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Warsaw Blocks Berlin

DW staff / AFP (ncy)
June 16, 2007

Polish President Lech Kaczynski held talks on Saturday with German Chancellor Angela Merkel to address his country's deep reservations about a new institutional treaty for the EU.

Merkel faces a challenge in talks with KaczynskiImage: AP
Chancellor Angela Merkel, whose country holds the six-month rotating presidency of the European Union, was seeking to persuade Poland to drop its threat to block attempts to lift the 27-nation bloc out of its deadlock.

Germany, the EU's most populous country and an economic powerhouse, is determined to use a summit starting in Brussels on Thursday to put the bloc on the road to a new treaty to replace the draft constitution that was rejected two years ago by voters in France and the Netherlands.

But Poland, which with 38 million inhabitants was the biggest of 10 new EU entrants in 2004, has threatened to veto the talks on a new text because it believes it will lose clout under the proposed new voting system.

Warsaw wants the number of votes a country has in decisions affecting the entire EU to be based on the square root of the country's population and argues that the double majority method that Germany favors would give large countries too much influence in important votes.

Warsaw: Germany should step back

The conservative, populist Kaczynski twins, Lech and Jaroslaw, who hold the positions of Polish president and prime minister respectively, have made opposition to the treaty a central feature of their policies.
Gästehaus Schloss Meseberg
What goes on behind these doors will remain a secret until the EU summitImage: AP

Warsaw signaled on Friday that it was not prepared to cave into pressure from its EU counterparts -- Spanish Prime Minister Jose Luis Rodriguez Zapatero and French President Nicolas Sarkozy both visited Warsaw towards the end of the week.

"There are only breakthroughs in negotiations at the end of the negotiations," Marek Cichocki, the Polish official in charge of preparing for the summit, told AFP. "We can still find a good compromise."

He called on Germany to "take a step backwards," saying that such a move would be a sign "that they take us seriously in political terms in Europe and want a real partnership."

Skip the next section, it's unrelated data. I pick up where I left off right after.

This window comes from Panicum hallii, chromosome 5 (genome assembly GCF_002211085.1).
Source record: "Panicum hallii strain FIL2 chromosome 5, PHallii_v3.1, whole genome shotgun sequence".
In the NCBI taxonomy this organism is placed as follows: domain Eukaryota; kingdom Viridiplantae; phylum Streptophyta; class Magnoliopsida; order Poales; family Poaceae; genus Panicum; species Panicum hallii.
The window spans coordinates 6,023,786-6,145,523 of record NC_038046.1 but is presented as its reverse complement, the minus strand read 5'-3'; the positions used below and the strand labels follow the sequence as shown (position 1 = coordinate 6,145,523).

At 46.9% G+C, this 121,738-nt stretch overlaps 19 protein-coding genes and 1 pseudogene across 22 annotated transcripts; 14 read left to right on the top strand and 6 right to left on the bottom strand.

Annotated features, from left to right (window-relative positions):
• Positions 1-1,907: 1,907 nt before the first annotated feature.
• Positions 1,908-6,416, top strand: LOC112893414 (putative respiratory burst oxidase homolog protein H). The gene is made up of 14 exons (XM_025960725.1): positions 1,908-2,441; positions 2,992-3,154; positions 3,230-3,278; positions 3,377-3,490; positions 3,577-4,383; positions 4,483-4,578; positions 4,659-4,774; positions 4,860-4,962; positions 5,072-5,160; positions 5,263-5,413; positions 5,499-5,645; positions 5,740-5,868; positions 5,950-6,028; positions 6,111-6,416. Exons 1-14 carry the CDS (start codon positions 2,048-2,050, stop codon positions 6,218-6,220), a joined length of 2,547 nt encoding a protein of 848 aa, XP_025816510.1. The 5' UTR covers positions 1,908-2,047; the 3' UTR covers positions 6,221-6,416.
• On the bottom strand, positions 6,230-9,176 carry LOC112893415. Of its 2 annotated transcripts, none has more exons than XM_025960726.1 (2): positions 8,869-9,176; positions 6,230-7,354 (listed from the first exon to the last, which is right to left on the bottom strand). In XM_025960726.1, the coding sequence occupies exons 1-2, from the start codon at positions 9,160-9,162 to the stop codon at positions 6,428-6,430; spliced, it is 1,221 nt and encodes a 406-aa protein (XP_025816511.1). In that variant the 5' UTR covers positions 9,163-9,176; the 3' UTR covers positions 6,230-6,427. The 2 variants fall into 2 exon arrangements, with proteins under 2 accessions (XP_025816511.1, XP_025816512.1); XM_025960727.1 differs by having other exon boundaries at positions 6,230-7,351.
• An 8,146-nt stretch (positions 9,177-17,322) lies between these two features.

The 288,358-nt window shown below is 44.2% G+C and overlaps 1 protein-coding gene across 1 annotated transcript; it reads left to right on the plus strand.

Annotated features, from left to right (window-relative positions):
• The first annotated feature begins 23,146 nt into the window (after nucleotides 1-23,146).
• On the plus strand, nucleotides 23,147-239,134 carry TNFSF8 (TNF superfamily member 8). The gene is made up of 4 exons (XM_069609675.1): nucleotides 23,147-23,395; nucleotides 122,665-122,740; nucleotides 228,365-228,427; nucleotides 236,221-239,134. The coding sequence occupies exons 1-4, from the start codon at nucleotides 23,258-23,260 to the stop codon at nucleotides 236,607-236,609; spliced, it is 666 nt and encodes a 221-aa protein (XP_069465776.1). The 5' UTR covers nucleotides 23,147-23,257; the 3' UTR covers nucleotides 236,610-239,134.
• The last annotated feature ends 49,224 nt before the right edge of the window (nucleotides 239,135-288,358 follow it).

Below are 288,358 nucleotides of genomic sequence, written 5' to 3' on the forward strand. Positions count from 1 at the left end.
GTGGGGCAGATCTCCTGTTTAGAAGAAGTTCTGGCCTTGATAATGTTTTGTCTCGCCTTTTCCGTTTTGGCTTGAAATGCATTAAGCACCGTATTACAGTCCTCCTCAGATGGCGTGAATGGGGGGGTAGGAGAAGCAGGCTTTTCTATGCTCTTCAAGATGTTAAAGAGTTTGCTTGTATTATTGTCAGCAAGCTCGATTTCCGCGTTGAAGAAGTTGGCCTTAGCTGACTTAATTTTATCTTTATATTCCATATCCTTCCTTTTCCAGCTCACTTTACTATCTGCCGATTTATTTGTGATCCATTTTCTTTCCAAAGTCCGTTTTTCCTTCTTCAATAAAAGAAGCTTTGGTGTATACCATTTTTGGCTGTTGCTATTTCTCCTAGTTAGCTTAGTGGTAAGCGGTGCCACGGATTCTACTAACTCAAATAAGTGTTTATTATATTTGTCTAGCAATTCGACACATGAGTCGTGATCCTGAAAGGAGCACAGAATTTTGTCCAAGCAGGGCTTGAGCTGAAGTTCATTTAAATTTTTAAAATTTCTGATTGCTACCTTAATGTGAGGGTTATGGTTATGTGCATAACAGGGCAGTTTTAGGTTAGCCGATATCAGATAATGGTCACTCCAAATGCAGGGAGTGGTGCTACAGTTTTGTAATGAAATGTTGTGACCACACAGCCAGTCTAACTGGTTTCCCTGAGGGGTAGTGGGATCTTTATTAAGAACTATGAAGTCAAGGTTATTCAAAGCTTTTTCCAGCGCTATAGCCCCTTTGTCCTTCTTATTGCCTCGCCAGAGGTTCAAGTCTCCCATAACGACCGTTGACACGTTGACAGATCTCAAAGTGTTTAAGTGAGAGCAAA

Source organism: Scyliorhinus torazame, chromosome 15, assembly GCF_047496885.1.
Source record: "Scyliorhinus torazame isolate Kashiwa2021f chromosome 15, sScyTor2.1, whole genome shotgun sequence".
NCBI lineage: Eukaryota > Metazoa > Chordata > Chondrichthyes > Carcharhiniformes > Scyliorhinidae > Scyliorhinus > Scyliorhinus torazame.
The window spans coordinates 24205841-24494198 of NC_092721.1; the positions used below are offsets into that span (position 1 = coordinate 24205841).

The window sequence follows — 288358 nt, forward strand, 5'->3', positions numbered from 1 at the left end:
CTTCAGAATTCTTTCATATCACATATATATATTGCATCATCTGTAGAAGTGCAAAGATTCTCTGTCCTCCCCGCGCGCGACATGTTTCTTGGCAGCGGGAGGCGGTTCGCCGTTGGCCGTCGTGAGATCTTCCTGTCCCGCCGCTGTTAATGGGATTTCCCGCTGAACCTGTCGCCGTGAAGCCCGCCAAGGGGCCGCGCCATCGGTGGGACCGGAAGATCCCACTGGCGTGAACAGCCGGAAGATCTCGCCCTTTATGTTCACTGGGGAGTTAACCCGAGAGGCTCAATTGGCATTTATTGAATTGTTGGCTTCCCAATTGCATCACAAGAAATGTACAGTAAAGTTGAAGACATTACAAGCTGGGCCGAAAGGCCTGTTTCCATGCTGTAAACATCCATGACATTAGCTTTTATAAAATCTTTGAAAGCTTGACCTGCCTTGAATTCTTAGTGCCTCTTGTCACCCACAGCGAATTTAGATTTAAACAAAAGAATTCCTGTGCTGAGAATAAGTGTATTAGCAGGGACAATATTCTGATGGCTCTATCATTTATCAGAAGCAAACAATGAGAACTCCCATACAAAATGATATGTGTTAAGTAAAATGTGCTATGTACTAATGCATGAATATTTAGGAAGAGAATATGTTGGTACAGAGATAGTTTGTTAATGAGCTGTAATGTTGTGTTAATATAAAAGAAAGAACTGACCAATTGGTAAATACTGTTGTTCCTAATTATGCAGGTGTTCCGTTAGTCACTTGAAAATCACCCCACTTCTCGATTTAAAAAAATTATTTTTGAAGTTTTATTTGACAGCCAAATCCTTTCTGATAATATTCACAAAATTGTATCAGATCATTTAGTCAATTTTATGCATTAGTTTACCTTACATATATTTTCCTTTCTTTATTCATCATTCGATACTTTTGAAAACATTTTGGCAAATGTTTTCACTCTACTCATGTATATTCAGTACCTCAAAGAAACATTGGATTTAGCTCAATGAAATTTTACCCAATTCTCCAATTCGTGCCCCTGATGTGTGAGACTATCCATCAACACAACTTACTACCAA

A member of Merkel's team said there would be no public announcement of the outcome of Saturday's discussions which were being held at a castle in Meseberg outside Berlin.

"The results will be known next week in Brussels," the official said.

Czech troubles, too

After hearing Poland's concerns, Merkel will see Czech Prime Minister Mirek Topolanek in Meseberg on Sunday before continuing her breathless pre-summit round of negotiations by meeting Prime Minister Jean-Claude Juncker in Luxembourg.

Merkel, who has said she is determined to retain the "substance" of the original treaty, also faces an uneasy time with the Czechs, whose President Vaclav Klaus has complained that "only cosmetic changes have been made" to the original text.

Plea from Brussels
Jose Manuel Barroso EU Pressekonferenz in Brüssel
EU Commission President Jose Manuel BarrosoImage: AP

EU Commission chief Jose Manuel Barroso warned Poland against blocking the implementation of reforms for an EU that has almost doubled in size in the space of three years and cannot function with its current decision-making system.

Warsaw's position was "unhelpful," Barroso told Saturday's edition of German newspaper Süddeutsche Zeitung.

"Please don't put Europe in jeopardy. We need a new treaty that will give wings back to our policies," Barroso said.
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